Holding such a creature is amazing. I think it had resigned itself to some grim end, only to be surprised that it was being granted liberty. It took a while to recover sufficiently to fly off.
These are heady times in cigarette advertising campaigns in Germany. I assume this has something to do with the World Cup with its healthy lifestyle promotion of beer, fast food and lethal nicotine dispensers. Clearly, Marlboro has been conceding ground to Lucky Strike on the ‘all American-ness front (see posts under this tag). So, the advertising agencies suggest a relaunch. And here it is, ‘Red’.
It is true that cigarette boxes have always been wonderfully designed, fit-for-purpose, artefacts. Beautifully engineered. I have always found smoking to be pretty repulsive, but the boxes have consistently fascinated me. Largely unchanged for decades. The clean design here is seductive. That I can see. The pinnacle, as I understand it, is when the actual brand does not need to be spelled out.
As reported earlier, Lucky Strike has been promoting previous times before technology when people met and talked over a cigarette. I have reported elsewhere how Lucky Strike’s characters are now into books rather than social networks. Here is another one (right). Pure unadulterated manhood.
But to add a certain confusion, here is the latest. “Luckies kann man nicht selber machen” [one cannot make Luckies by oneself]. When applying the strike-through magic, it becomes “Luckies selber machen” [make your own Luckies]. At first, it looked like a tin of tobacco soup. I realised that was stupid. Actually, it is Lucky Strike going into roll-ups. In a tin. Collectable and beautifully engineered, but let us see how a Lucky Strike roll-up goes down. Watch this space.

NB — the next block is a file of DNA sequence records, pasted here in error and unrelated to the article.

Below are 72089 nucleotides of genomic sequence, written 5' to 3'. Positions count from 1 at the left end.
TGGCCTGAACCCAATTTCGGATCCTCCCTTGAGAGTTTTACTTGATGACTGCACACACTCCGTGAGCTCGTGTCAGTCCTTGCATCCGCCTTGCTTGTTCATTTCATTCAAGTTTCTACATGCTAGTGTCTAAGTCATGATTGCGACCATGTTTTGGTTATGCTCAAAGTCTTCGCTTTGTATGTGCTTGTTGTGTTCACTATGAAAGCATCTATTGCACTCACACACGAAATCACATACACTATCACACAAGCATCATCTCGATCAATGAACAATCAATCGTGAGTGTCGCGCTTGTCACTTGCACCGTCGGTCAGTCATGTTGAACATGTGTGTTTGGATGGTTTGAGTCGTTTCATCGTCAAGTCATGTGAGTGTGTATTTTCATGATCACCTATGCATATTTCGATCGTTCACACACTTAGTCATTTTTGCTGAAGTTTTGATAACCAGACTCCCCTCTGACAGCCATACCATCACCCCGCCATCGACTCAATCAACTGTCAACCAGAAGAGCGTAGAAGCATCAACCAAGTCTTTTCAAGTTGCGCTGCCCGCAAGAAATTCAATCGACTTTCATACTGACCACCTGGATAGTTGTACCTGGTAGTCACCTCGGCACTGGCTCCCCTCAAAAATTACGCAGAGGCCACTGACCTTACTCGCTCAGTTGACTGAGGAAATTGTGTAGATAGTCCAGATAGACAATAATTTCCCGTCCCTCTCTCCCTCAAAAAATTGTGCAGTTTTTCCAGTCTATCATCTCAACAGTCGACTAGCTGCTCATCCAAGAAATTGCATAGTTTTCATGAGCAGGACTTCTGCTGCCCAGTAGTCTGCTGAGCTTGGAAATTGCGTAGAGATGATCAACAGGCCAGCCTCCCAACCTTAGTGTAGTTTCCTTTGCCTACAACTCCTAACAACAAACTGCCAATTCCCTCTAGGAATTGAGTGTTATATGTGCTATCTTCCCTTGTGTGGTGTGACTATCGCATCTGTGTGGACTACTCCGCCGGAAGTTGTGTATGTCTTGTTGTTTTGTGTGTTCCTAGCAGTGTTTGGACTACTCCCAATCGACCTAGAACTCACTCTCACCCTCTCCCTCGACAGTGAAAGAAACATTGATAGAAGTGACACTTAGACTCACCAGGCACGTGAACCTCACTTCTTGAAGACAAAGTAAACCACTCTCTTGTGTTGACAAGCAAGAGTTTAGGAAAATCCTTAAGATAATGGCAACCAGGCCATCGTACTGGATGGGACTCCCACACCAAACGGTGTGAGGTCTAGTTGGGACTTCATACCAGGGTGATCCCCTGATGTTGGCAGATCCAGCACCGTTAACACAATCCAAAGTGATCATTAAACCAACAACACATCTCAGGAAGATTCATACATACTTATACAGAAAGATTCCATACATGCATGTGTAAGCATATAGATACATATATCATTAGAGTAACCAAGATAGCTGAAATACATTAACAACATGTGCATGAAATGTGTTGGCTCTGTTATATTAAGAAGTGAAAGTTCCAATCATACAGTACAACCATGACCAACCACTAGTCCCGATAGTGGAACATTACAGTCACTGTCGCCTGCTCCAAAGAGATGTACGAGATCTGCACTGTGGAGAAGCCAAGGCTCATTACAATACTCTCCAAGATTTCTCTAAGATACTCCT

L&M has waded into the advertising space that is Germany. And the approach is the opposite of Lucky Strike. Lucky Strike has been dispensing with technology in favour of books and unmediated human interaction (see post 29 June, 2014). L&M celebrates technology. Bloke on his mobile, big smile, lit cigarette. The strap line, “far away and very close”. Hence the technology. He’s probably checking that his health insurance covers extreme sports such as smoking.
Hop farm is close to Tunbridge Wells in Kent, England. The festival comes one week after Glastonbury, but its scale is modest in comparison. What a festival it was this year. Normally when I am at festivals, I stand there just a shade underwhelmed. That said, Kraftwerk 3D last year at Latitude (see post July 24, 2013) were extraordinary. And not underwhelming. Quite the contrary. Now, since last year’s Latitude Festival, either I have changed, or this festival was particularly good. Maybe a bit of both.
I anticipated Brian Wilson (left) to be alone at his piano for an hour or so. Indeed he was, but not only did he have some friends (including Al Jardine) with him, but those friends were handpicked to recreate that 60s Beach Boys sound. It was pure sublime celebration. And an object lesson for younger musicians.
I did not expect to get too much from 10cc. But Graham Gouldman assembled a band capable of doing justice to a repertoire that owes much to the original band members not there.
Marc Almond was a crowd pleaser. Paul Heaton – my one time next door neighbour in Hull – has the best banter of any musician. Always has. With Jacqui Abbot, he served up some of pop’s most feel-good songs, many tinged with melancholy. If one digs deep enough.